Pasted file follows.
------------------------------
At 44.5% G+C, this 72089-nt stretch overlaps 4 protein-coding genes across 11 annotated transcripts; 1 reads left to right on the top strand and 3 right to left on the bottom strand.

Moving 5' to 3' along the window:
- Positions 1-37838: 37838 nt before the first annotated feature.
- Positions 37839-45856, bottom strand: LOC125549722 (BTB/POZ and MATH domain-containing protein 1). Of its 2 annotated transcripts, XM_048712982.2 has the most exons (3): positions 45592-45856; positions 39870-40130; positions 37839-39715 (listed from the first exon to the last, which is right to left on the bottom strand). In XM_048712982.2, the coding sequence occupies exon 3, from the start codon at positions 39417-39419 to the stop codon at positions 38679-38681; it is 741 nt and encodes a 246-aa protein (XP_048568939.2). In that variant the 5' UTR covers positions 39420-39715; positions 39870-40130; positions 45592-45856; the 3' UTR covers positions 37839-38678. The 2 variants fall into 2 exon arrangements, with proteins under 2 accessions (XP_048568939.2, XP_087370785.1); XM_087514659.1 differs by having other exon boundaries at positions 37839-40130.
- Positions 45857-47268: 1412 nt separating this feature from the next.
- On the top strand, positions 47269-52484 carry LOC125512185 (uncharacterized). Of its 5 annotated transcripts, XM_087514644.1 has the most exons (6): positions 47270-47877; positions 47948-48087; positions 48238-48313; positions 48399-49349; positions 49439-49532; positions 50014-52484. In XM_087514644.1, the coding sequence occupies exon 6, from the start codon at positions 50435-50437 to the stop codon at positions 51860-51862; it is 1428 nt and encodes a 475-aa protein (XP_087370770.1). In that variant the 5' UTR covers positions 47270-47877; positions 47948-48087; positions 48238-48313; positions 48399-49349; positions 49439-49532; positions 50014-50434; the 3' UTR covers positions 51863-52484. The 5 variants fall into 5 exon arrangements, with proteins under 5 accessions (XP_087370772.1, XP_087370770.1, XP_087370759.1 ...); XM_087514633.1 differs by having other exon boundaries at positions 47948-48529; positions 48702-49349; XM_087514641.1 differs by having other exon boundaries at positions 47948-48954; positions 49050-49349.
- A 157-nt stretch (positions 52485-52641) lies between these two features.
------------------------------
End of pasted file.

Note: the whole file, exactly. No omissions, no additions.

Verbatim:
At 44.5% G+C, this 72089-nt stretch overlaps 4 protein-coding genes across 11 annotated transcripts; 1 reads left to right on the top strand and 3 right to left on the bottom strand.

Moving 5' to 3' along the window:
- Positions 1-37838: 37838 nt before the first annotated feature.
- Positions 37839-45856, bottom strand: LOC125549722 (BTB/POZ and MATH domain-containing protein 1). Of its 2 annotated transcripts, XM_048712982.2 has the most exons (3): positions 45592-45856; positions 39870-40130; positions 37839-39715 (listed from the first exon to the last, which is right to left on the bottom strand). In XM_048712982.2, the coding sequence occupies exon 3, from the start codon at positions 39417-39419 to the stop codon at positions 38679-38681; it is 741 nt and encodes a 246-aa protein (XP_048568939.2). In that variant the 5' UTR covers positions 39420-39715; positions 39870-40130; positions 45592-45856; the 3' UTR covers positions 37839-38678. The 2 variants fall into 2 exon arrangements, with proteins under 2 accessions (XP_048568939.2, XP_087370785.1); XM_087514659.1 differs by having other exon boundaries at positions 37839-40130.
- Positions 45857-47268: 1412 nt separating this feature from the next.
- On the top strand, positions 47269-52484 carry LOC125512185 (uncharacterized). Of its 5 annotated transcripts, XM_087514644.1 has the most exons (6): positions 47270-47877; positions 47948-48087; positions 48238-48313; positions 48399-49349; positions 49439-49532; positions 50014-52484. In XM_087514644.1, the coding sequence occupies exon 6, from the start codon at positions 50435-50437 to the stop codon at positions 51860-51862; it is 1428 nt and encodes a 475-aa protein (XP_087370770.1). In that variant the 5' UTR covers positions 47270-47877; positions 47948-48087; positions 48238-48313; positions 48399-49349; positions 49439-49532; positions 50014-50434; the 3' UTR covers positions 51863-52484. The 5 variants fall into 5 exon arrangements, with proteins under 5 accessions (XP_087370772.1, XP_087370770.1, XP_087370759.1 ...); XM_087514633.1 differs by having other exon boundaries at positions 47948-48529; positions 48702-49349; XM_087514641.1 differs by having other exon boundaries at positions 47948-48954; positions 49050-49349.
- A 157-nt stretch (positions 52485-52641) lies between these two features.